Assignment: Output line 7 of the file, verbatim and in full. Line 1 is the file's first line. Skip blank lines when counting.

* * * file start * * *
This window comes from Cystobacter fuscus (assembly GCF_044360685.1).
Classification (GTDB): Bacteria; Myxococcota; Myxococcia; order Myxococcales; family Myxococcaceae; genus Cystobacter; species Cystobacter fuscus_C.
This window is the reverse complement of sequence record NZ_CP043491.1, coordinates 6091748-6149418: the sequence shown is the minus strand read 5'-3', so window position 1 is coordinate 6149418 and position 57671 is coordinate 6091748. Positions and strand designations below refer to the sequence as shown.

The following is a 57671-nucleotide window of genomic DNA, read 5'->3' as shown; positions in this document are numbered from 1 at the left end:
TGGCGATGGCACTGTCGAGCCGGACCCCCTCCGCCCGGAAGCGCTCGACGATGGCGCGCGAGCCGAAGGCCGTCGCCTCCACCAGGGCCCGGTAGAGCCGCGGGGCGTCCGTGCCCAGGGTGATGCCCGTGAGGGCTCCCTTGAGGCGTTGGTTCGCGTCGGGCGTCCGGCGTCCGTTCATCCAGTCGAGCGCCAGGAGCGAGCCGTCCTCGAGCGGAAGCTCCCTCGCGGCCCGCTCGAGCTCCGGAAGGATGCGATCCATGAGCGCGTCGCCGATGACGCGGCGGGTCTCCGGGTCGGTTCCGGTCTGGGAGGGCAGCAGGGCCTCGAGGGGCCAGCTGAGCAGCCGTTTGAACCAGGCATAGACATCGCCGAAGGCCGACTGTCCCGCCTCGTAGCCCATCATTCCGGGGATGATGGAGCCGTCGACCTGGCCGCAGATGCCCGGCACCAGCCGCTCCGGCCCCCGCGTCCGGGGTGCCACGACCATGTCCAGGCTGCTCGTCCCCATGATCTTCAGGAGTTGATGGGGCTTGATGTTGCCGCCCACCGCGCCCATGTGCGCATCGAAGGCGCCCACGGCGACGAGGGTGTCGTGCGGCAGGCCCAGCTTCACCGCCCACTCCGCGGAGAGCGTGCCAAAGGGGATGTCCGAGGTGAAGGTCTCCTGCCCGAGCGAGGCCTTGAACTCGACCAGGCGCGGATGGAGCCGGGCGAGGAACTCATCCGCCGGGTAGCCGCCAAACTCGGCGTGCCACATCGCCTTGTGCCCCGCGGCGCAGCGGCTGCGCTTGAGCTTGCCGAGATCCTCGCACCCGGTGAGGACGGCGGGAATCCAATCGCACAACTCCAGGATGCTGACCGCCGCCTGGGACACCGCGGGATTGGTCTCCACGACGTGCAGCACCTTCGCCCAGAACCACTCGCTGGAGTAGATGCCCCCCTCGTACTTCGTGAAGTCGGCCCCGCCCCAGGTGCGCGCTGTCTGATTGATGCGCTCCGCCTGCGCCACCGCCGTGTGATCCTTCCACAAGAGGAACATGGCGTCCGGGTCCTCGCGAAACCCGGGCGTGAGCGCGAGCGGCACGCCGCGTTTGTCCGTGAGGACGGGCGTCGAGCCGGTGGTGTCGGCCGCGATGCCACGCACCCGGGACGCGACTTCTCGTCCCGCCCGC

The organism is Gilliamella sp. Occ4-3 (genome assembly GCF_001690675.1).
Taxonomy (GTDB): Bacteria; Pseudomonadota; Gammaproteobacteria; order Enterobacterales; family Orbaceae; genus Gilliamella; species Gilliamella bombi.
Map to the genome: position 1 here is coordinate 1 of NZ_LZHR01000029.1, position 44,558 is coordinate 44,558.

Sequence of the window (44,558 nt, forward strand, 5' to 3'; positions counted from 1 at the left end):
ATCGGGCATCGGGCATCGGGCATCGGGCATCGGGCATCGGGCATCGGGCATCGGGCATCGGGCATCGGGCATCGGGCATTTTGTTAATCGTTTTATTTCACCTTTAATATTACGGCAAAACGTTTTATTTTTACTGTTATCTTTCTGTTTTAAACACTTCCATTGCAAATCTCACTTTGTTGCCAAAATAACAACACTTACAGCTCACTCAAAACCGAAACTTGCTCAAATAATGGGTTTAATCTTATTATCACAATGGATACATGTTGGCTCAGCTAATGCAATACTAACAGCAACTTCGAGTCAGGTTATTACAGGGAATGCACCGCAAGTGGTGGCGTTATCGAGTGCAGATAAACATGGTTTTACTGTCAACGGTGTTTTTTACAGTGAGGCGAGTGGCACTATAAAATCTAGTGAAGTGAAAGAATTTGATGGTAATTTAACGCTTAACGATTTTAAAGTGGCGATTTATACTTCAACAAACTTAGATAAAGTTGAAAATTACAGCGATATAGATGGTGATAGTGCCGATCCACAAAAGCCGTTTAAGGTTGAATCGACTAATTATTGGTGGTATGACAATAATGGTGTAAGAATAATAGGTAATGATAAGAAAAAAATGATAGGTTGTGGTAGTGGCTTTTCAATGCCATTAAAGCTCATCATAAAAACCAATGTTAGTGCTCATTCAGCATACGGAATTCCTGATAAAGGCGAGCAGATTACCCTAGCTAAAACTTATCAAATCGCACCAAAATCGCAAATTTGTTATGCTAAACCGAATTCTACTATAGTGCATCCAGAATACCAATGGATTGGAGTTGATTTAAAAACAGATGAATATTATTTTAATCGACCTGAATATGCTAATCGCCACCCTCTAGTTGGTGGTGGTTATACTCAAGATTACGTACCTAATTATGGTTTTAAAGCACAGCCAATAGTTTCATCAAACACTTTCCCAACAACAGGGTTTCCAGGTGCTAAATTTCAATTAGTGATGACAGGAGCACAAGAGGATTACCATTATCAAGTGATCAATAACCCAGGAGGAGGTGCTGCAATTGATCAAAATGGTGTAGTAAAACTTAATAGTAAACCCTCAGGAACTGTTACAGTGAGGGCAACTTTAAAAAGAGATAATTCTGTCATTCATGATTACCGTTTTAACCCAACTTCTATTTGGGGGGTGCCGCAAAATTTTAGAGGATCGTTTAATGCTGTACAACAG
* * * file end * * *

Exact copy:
Taxonomy (GTDB): Bacteria; Pseudomonadota; Gammaproteobacteria; order Enterobacterales; family Orbaceae; genus Gilliamella; species Gilliamella bombi.